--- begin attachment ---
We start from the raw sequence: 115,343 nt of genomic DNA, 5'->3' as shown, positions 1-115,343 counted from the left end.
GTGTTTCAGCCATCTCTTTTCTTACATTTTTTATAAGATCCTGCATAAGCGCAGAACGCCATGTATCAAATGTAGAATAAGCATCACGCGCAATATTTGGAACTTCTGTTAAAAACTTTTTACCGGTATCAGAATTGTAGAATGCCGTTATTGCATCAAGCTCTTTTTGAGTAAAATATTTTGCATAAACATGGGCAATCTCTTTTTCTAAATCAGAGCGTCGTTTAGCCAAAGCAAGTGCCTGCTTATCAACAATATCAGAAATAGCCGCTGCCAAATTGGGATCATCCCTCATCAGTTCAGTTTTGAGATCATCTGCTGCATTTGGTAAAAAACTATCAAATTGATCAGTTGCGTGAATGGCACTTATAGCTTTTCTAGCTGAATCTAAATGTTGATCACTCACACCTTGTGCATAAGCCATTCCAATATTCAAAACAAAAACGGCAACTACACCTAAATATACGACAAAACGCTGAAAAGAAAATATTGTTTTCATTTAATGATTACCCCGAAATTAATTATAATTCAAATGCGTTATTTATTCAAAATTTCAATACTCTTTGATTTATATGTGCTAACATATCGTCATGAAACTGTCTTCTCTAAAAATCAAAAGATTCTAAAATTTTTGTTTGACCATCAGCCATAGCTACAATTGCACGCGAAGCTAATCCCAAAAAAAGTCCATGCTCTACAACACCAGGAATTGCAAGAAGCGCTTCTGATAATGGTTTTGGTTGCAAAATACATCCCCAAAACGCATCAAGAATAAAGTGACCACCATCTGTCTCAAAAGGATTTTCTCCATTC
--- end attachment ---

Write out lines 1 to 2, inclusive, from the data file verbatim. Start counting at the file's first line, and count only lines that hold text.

We start from the raw sequence: 115,343 nt of genomic DNA, 5'->3' as shown, positions 1-115,343 counted from the left end.
GTGTTTCAGCCATCTCTTTTCTTACATTTTTTATAAGATCCTGCATAAGCGCAGAACGCCATGTATCAAATGTAGAATAAGCATCACGCGCAATATTTGGAACTTCTGTTAAAAACTTTTTACCGGTATCAGAATTGTAGAATGCCGTTATTGCATCAAGCTCTTTTTGAGTAAAATATTTTGCATAAACATGGGCAATCTCTTTTTCTAAATCAGAGCGTCGTTTAGCCAAAGCAAGTGCCTGCTTATCAACAATATCAGAAATAGCCGCTGCCAAATTGGGATCATCCCTCATCAGTTCAGTTTTGAGATCATCTGCTGCATTTGGTAAAAAACTATCAAATTGATCAGTTGCGTGAATGGCACTTATAGCTTTTCTAGCTGAATCTAAATGTTGATCACTCACACCTTGTGCATAAGCCATTCCAATATTCAAAACAAAAACGGCAACTACACCTAAATATACGACAAAACGCTGAAAAGAAAATATTGTTTTCATTTAATGATTACCCCGAAATTAATTATAATTCAAATGCGTTATTTATTCAAAATTTCAATACTCTTTGATTTATATGTGCTAACATATCGTCATGAAACTGTCTTCTCTAAAAATCAAAAGATTCTAAAATTTTTGTTTGACCATCAGCCATAGCTACAATTGCACGCGAAGCTAATCCCAAAAAAAGTCCATGCTCTACAACACCAGGAATTGCAAGAAGCGCTTCTGATAATGGTTTTGGTTGCAAAATACATCCCCAAAACGCATCAAGAATAAAGTGACCACCATCTGTCTCAAAAGGATTTTCTCCATTC